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I had seen the word phenomenal translated into Chinese words with an equivalent meaning "of phenomenon" in more and more text especially regarding sports. For example,

LeBron James had a phenomenal performance last night

is translated into Chinese words with equivalent meaning of

LeBron James had a performance at the level of phenomenon last night

Needless to say, that is not right in any language. However, this translation of the word phenomenal from English to Chinese is getting popular. And it becomes one of those new internet words that no Chinese reader truly understands but they sort of get it just because they have seen it many times in the same context of praising an exceptional performance of some player.

Initially I laughed at the translation. It must be a joke, I thought. Someone started this not knowing phenomenal means "exceptional, especially impressive, fantastic". But to my surprise, this translated word sticks and its Chinese version is being reused more and more popularly by the day, especially in online text. And most of these usages were not in the context of a translated English text but original writing in Chinese. I have seen more and more main stream Chinese media start to use the (Chinese version) word as if it is an accepted Chinese word.

This makes me wonder. And I actually looked it up in the online English dictionary. To my surprise, two meanings of the word phenomenal were given.

  1. Of, relating to, or constituting phenomena or a phenomenon.

and

  1. Extraordinary; outstanding

I was not aware of the first meaning before this. Now my new theory is the translation at word level is OK. But given the context, the second translation should be picked instead of the first one.

Maybe the first translator looked up the word in a English-to-Chinese dictionary and picked the first translation. He might be in a hurry and did not do proof-reading and no one questioned him. Apparently the second meaning should be picked in the context. (EDIT: or maybe the dictionary he used did not have the Chinese version of the second meaning) Maybe a lot of careless translators did this in a long period of time, and in the end the Chinese readers sort of accepted the word.

Well, the question here is if the two meanings are sort of related, or the second meaning (which is more popular in English writings I assume) is derived somehow from the first meaning. And maybe, the translators were correct and the guilty party is myself! What do you think?

  • English itself has words like awful which have migrated from a literal "inspiring awe" to "exceedingly bad." Words borrowed from classical languages like phenomenal and fantastic (same roots) are even more open to new connotations. – stevesliva Jul 28 '15 at 5:23
  • I suspect that is the case, @stevesliva, in fact, I was actually curious why my original question was such a surprise to me but not to native English speakers. So I checked the word phenomenon in a dictionary, I found the root of this issue just like you said. "Phenomenon" means both (1) fact/occurrence and (2) something remarkable. However, the direct Chinese translation "现象" only means fact/occurrence in Chinese language. A better translation would be to pick a different Chinese word when "Phenomenon" has the second meaning in some context. – Los Los Jul 28 '15 at 8:00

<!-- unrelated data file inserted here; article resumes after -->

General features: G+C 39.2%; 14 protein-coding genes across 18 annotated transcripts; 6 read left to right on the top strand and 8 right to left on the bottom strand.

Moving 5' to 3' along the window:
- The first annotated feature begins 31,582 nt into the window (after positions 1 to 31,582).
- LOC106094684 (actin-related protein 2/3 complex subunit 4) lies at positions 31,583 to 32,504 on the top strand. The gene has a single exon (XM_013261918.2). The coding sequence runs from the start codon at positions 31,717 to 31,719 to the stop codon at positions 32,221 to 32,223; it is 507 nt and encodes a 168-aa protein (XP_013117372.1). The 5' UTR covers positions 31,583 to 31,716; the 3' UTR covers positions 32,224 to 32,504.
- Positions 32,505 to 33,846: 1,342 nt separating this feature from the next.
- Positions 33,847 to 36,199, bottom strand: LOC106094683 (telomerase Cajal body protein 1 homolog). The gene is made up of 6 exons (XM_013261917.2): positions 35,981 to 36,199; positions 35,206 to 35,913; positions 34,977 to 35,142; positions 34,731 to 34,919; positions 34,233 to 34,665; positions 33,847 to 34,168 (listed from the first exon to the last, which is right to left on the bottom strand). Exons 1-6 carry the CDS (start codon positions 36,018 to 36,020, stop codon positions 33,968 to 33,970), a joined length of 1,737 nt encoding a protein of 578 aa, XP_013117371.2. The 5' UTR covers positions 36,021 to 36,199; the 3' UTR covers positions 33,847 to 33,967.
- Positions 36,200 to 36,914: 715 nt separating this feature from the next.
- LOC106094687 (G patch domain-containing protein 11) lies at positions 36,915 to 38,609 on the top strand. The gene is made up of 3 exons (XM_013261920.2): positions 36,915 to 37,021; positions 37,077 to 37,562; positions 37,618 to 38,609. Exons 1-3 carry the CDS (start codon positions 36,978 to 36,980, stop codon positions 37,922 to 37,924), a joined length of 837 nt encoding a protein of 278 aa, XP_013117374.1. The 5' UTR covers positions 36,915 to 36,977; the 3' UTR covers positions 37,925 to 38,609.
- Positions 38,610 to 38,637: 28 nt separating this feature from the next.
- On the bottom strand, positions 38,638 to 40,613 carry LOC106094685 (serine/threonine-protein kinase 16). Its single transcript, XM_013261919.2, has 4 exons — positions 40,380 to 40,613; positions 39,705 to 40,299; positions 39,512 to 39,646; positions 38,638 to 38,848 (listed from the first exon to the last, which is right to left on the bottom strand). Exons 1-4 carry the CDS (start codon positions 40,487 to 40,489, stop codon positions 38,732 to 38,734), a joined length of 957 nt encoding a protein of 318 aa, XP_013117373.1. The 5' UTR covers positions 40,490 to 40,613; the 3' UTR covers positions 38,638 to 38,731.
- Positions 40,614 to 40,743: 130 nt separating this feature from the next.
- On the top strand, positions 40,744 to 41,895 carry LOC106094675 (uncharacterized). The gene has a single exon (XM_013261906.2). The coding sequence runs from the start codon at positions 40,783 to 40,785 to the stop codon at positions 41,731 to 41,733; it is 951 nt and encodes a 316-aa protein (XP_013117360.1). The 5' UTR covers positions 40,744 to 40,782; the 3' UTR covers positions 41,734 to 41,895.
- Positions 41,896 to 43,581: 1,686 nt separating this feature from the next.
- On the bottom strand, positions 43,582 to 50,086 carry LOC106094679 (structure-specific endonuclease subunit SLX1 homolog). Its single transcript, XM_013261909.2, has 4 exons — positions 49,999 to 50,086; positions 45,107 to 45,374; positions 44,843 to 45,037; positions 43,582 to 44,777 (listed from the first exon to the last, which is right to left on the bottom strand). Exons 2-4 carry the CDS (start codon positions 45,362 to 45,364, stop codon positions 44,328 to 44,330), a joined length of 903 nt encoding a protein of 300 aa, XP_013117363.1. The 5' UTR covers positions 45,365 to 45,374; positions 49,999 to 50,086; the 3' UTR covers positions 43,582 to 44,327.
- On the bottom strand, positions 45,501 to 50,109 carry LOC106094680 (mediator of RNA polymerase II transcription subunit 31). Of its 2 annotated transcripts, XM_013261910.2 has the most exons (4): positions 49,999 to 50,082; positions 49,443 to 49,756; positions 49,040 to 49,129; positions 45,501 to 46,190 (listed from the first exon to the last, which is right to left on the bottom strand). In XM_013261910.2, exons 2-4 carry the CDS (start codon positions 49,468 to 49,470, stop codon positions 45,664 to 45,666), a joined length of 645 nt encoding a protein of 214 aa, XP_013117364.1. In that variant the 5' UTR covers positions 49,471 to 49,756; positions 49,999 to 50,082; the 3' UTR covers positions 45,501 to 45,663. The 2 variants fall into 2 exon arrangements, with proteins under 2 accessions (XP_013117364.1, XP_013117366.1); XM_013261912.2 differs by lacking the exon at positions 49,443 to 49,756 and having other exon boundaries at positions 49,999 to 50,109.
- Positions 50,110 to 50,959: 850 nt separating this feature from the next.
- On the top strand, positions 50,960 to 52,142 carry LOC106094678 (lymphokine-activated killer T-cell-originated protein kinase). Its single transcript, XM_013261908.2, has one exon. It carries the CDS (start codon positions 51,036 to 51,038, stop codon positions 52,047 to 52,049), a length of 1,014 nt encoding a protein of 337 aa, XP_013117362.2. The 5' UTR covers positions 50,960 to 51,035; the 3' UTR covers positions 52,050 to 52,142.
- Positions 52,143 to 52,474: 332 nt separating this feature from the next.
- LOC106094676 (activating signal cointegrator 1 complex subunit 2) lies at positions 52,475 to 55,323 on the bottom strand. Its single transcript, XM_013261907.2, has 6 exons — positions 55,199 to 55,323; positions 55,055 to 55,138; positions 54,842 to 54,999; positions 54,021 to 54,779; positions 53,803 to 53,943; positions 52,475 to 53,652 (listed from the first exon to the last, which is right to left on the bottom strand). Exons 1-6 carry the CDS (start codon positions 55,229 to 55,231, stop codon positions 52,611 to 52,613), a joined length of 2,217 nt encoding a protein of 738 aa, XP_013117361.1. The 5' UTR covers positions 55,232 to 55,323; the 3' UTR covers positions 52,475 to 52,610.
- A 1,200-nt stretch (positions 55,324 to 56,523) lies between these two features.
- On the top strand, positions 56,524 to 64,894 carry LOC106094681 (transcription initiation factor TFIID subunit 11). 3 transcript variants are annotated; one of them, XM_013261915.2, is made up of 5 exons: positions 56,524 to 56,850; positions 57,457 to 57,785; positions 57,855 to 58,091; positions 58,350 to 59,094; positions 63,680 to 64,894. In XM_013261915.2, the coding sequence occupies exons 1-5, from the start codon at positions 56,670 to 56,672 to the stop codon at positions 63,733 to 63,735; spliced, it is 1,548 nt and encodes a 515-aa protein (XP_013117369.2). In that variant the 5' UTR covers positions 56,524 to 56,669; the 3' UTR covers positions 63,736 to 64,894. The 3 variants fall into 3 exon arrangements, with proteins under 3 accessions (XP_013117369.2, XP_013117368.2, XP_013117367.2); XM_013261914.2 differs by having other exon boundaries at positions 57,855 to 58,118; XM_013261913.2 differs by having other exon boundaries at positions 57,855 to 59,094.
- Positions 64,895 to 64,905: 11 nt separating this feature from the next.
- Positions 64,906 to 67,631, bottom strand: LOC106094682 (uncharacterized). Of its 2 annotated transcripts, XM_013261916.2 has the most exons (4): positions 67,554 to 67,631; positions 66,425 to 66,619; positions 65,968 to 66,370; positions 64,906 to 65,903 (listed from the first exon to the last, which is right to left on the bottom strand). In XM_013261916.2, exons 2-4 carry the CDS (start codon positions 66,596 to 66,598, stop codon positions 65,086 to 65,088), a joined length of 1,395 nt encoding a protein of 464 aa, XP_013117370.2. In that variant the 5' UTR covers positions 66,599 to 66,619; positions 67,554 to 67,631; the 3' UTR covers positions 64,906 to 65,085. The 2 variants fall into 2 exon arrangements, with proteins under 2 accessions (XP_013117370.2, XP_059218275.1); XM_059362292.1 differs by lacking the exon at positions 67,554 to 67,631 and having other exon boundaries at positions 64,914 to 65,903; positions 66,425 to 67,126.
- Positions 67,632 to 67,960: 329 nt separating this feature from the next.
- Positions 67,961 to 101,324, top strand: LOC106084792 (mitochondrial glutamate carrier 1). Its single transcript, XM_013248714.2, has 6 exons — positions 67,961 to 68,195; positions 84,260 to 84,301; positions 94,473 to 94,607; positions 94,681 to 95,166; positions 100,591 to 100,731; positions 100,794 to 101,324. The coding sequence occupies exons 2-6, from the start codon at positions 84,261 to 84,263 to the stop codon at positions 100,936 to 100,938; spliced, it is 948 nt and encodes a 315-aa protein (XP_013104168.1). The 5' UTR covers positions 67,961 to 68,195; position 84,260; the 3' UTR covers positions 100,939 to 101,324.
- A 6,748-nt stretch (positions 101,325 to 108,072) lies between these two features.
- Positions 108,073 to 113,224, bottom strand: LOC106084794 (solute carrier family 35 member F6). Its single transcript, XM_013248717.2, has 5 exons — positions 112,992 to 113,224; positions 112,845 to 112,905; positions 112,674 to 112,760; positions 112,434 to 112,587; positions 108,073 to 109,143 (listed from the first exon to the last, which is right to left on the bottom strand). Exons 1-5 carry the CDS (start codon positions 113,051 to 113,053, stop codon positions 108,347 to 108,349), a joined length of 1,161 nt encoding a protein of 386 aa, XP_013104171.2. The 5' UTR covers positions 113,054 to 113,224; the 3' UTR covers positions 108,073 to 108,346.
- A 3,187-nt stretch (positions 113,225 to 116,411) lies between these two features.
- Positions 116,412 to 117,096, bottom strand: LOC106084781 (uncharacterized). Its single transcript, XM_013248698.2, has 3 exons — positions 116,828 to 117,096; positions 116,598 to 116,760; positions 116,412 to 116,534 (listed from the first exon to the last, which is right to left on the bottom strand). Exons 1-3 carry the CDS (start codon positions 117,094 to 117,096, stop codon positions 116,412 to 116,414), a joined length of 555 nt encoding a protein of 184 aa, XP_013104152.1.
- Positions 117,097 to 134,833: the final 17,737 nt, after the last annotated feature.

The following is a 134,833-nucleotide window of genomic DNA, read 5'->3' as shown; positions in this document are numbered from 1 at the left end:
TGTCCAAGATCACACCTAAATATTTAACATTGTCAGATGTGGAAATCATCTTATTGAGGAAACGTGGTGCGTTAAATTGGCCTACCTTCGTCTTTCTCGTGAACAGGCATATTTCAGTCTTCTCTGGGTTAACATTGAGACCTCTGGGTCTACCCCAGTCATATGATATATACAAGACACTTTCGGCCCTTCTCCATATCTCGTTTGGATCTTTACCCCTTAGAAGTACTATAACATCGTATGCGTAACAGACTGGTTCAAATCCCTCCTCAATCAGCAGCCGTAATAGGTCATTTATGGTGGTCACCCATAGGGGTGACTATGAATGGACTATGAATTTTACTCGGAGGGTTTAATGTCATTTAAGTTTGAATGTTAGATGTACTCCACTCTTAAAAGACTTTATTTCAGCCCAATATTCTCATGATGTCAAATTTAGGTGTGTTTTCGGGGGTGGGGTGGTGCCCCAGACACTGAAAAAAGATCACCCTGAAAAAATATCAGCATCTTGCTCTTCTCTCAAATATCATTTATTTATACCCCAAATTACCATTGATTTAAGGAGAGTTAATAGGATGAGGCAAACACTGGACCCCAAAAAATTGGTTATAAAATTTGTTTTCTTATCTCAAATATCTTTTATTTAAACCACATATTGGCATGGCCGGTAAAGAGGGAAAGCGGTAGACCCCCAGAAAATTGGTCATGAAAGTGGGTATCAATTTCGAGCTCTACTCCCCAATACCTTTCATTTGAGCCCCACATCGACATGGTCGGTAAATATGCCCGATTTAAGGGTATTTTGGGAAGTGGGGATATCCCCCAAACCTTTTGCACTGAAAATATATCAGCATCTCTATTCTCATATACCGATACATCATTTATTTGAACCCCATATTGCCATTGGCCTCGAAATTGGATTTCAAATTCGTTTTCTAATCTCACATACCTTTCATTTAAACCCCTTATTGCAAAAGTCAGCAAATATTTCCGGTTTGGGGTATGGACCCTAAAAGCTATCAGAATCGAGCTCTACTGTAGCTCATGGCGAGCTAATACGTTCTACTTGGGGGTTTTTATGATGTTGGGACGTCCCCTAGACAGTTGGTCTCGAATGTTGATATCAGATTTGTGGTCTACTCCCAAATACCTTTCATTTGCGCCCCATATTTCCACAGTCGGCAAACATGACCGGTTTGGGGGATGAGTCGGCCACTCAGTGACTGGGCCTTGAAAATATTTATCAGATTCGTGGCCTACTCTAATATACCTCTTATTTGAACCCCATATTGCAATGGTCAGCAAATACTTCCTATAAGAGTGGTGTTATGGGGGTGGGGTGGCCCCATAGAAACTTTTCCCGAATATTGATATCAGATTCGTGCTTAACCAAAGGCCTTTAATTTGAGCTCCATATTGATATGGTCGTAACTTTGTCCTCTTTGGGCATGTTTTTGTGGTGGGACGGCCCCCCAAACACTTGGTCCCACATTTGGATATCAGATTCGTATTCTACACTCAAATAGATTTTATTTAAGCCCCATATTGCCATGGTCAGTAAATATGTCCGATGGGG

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...it becomes one of those new internet words that no Chinese reader truly understands but they sort of get it just because they have seen it many times in the same context of praising an exceptional performance...

There is actually nothing "wrong" with this; this is exactly how most people naturally learn the meaning of words. It also means that a certain percent of their vocabulary doesn't mean what they think it does, or that there are different meanings to the words they're using. You discovered the same thing yourself:

I was not aware of the first meaning before this.

You learned this after looking it up.

the question here is if the two meanings are sort of related, or the second meaning... is derived somehow from the first meaning.

Of course they are. And a derivation is a relation, isn't it? In in generative grammar, derivation is the set of stages that link (hence the relatedness) the abstract underlying structure of an expression to its surface form.

Phenomenon:

something that is remarkable or extraordinary; An unusual, significant, or unaccountable fact or occurrence; a marvel. - TFD

The usage sounds fine to me. Basically it's just saying that

LeBron James had a performance at the level of being a wonder/being extraordinary last night.

  • Yes. Upon further investigation, I think the English word Phenomenon should be translated into two different Chinese words for each of the two meanings in different contexts. My original question looks to me more like a translation error. You were definitely right that I was not aware of the second meaning of Phenomenon. Before today, I assumed it means "any" occurrence (as its Chinese translation), not something extraordinary (requires a different Chinese word) – Los Los Jul 28 '15 at 8:08

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